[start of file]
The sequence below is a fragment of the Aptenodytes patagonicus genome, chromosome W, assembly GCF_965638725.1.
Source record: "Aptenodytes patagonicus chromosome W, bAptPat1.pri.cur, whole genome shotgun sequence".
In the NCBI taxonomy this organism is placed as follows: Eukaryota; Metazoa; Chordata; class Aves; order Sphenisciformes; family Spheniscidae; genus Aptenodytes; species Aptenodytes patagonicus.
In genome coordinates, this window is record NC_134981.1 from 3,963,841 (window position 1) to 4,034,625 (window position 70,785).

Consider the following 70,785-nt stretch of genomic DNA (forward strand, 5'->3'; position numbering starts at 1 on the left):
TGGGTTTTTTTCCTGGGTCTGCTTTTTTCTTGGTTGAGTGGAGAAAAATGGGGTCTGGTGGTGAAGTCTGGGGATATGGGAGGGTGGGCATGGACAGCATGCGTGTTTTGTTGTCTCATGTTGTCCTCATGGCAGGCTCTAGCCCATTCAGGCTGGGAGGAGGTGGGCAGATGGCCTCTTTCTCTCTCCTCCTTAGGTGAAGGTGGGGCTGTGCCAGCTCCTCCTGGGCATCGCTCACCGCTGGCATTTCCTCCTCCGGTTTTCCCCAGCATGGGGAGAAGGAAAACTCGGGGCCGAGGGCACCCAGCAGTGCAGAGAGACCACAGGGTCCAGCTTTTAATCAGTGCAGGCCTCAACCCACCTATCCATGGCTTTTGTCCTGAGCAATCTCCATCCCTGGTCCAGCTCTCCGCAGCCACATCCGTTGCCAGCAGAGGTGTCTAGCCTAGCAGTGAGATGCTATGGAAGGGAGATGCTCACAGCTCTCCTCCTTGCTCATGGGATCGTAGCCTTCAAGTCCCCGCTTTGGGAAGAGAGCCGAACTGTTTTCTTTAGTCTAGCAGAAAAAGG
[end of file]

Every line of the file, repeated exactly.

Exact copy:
The sequence below is a fragment of the Aptenodytes patagonicus genome, chromosome W, assembly GCF_965638725.1.
Source record: "Aptenodytes patagonicus chromosome W, bAptPat1.pri.cur, whole genome shotgun sequence".
In the NCBI taxonomy this organism is placed as follows: Eukaryota; Metazoa; Chordata; class Aves; order Sphenisciformes; family Spheniscidae; genus Aptenodytes; species Aptenodytes patagonicus.
In genome coordinates, this window is record NC_134981.1 from 3,963,841 (window position 1) to 4,034,625 (window position 70,785).

Consider the following 70,785-nt stretch of genomic DNA (forward strand, 5'->3'; position numbering starts at 1 on the left):
TGGGTTTTTTTCCTGGGTCTGCTTTTTTCTTGGTTGAGTGGAGAAAAATGGGGTCTGGTGGTGAAGTCTGGGGATATGGGAGGGTGGGCATGGACAGCATGCGTGTTTTGTTGTCTCATGTTGTCCTCATGGCAGGCTCTAGCCCATTCAGGCTGGGAGGAGGTGGGCAGATGGCCTCTTTCTCTCTCCTCCTTAGGTGAAGGTGGGGCTGTGCCAGCTCCTCCTGGGCATCGCTCACCGCTGGCATTTCCTCCTCCGGTTTTCCCCAGCATGGGGAGAAGGAAAACTCGGGGCCGAGGGCACCCAGCAGTGCAGAGAGACCACAGGGTCCAGCTTTTAATCAGTGCAGGCCTCAACCCACCTATCCATGGCTTTTGTCCTGAGCAATCTCCATCCCTGGTCCAGCTCTCCGCAGCCACATCCGTTGCCAGCAGAGGTGTCTAGCCTAGCAGTGAGATGCTATGGAAGGGAGATGCTCACAGCTCTCCTCCTTGCTCATGGGATCGTAGCCTTCAAGTCCCCGCTTTGGGAAGAGAGCCGAACTGTTTTCTTTAGTCTAGCAGAAAAAGG